Testimony Before The House Judiciary Committee
Duane Dekrey, Chairman
Regarding House Bill 1121 - Paternity, Uniform Parentage Act, and related issues
January 17, 2005
Chairman DeKrey, members of the House Judiciary Committee, I am James Fleming, Deputy Director and General Counsel of the State Child Support Enforcement Division of the Department of Human Services. I am here to express the Department's support for House Bill 1121 with some amendments.
We respect and share the interest of the Commission on Uniform State Laws that there be a minimal number of state-specific amendments. Therefore, we have attempted to limit our amendments to substantive items or clarifications, even if we prefer the language of current law. This is also an area regulated in part by federal requirements on the child support enforcement program.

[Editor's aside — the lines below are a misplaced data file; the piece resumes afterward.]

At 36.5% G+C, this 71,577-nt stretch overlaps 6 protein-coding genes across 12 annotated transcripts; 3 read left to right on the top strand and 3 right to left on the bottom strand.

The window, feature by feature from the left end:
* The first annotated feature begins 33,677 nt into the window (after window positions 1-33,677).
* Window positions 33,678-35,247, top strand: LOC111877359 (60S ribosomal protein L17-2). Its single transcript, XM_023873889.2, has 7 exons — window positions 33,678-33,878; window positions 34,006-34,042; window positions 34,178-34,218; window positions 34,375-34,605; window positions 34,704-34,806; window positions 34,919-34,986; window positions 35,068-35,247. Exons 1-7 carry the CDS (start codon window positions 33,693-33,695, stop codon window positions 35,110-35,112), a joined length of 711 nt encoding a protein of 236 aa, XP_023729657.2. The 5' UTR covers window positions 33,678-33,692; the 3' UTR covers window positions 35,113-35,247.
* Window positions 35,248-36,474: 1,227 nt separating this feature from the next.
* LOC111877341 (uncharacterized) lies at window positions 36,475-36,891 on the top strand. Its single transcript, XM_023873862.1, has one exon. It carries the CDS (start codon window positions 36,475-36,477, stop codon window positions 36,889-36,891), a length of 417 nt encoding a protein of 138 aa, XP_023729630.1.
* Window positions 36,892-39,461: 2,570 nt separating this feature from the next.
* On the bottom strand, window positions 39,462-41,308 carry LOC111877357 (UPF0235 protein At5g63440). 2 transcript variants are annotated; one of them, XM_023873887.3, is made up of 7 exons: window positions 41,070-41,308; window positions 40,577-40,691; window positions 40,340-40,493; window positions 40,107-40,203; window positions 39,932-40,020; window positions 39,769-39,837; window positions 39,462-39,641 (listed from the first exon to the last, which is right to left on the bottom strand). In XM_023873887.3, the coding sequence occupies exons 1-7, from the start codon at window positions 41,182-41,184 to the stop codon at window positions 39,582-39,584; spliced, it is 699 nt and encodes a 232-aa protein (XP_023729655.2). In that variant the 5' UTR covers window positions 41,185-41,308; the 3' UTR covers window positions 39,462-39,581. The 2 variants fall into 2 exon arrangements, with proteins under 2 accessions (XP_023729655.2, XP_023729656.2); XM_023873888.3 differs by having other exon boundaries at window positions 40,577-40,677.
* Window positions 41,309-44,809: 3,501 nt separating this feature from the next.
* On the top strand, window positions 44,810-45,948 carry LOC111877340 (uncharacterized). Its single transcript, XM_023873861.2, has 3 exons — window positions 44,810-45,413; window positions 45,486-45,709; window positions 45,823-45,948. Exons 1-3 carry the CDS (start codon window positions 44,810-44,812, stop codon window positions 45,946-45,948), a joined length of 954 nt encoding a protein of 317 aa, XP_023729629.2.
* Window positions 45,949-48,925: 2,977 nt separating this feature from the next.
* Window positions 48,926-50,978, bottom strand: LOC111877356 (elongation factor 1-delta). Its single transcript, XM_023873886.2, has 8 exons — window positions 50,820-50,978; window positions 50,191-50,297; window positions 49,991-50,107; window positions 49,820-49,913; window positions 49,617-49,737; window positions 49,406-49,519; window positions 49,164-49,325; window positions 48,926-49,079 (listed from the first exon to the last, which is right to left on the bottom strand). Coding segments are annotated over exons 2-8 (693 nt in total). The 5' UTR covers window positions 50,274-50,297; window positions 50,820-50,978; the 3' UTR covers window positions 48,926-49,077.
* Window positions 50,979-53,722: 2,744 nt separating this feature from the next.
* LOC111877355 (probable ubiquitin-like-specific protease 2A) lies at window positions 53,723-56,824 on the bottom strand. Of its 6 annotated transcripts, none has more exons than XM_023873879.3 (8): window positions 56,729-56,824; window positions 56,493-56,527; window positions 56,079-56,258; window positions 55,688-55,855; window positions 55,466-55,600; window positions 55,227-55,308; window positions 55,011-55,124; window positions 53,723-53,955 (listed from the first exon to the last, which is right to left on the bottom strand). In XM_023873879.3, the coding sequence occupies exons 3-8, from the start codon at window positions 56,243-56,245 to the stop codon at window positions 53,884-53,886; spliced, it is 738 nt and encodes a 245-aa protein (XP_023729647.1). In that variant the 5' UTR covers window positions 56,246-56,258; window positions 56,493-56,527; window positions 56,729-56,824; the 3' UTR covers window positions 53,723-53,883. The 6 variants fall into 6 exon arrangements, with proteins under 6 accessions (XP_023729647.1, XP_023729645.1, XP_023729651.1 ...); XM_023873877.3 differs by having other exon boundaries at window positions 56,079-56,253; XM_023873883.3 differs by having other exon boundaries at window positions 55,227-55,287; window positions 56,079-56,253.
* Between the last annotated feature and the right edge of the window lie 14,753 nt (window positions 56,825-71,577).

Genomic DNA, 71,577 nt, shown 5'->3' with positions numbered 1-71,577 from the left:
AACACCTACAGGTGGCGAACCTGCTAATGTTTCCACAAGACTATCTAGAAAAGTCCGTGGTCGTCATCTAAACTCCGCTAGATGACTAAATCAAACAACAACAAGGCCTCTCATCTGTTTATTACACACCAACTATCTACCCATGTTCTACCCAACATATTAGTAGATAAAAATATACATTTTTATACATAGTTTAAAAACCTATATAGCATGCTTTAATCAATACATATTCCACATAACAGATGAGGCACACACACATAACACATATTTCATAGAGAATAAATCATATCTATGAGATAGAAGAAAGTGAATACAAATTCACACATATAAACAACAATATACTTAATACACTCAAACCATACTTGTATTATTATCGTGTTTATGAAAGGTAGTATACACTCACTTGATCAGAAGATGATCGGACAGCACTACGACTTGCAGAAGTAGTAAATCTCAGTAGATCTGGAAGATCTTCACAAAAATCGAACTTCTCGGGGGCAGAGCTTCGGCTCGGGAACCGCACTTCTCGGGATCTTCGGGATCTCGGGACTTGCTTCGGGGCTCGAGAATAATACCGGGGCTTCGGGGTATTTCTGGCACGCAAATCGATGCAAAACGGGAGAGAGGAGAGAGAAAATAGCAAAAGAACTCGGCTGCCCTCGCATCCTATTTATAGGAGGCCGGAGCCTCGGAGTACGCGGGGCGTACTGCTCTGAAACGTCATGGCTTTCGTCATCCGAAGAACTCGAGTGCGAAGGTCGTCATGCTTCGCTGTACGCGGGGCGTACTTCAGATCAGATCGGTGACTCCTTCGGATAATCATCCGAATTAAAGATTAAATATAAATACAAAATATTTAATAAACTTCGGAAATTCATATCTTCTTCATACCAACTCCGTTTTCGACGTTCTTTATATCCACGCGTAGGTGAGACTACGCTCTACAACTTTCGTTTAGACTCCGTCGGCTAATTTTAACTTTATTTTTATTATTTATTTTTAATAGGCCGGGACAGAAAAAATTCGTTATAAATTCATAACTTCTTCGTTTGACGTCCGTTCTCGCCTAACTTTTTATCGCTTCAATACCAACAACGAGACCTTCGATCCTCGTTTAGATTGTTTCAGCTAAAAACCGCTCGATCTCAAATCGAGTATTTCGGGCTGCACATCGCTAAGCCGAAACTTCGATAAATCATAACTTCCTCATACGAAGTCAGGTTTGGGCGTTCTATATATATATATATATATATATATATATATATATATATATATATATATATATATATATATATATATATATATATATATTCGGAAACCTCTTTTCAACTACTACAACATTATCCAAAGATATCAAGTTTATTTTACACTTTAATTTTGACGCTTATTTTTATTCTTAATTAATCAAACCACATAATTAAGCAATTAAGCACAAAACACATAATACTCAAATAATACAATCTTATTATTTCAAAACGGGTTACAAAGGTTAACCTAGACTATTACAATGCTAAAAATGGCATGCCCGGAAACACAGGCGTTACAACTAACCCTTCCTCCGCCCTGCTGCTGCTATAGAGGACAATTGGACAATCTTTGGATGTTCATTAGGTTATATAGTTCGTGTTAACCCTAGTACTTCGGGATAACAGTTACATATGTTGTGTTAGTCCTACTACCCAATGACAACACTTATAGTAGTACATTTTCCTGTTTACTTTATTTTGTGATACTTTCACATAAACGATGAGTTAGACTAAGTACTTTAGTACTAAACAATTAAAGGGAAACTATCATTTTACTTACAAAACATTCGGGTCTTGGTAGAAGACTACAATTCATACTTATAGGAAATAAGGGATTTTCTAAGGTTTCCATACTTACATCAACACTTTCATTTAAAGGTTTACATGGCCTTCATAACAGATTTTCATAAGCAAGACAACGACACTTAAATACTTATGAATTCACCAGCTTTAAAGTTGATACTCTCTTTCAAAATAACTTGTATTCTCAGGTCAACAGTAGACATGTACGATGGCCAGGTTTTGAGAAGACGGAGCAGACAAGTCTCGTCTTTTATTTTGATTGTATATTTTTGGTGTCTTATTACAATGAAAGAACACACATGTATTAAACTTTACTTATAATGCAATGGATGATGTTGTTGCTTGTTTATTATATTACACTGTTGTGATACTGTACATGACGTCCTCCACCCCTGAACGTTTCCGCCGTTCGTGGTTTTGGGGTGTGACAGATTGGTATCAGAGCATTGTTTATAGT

A core function of the child support enforcement program under Title IV-D of the Social Security Act is to establish paternity for children who are receiving our services. Our program handles a large number of paternity cases each year. At the close of the 2004 federal fiscal year, there were 18,093 children in our caseload who had been born out of wedlock. As of the end of December 2004, paternity had been established for 16,335 born-out-of-wedlock children in our caseload, or 90.28% of the prior year's total. Paternity establishment is one of five performance measures on which federal incentives are distributed, and is one of three measures that can result in a penalty for poor performance. Throughout the federal fiscal year, children are added or removed from our caseload. At the end of each federal fiscal year, we need to achieve at least a 90% average to avoid a federal penalty to the TANF program.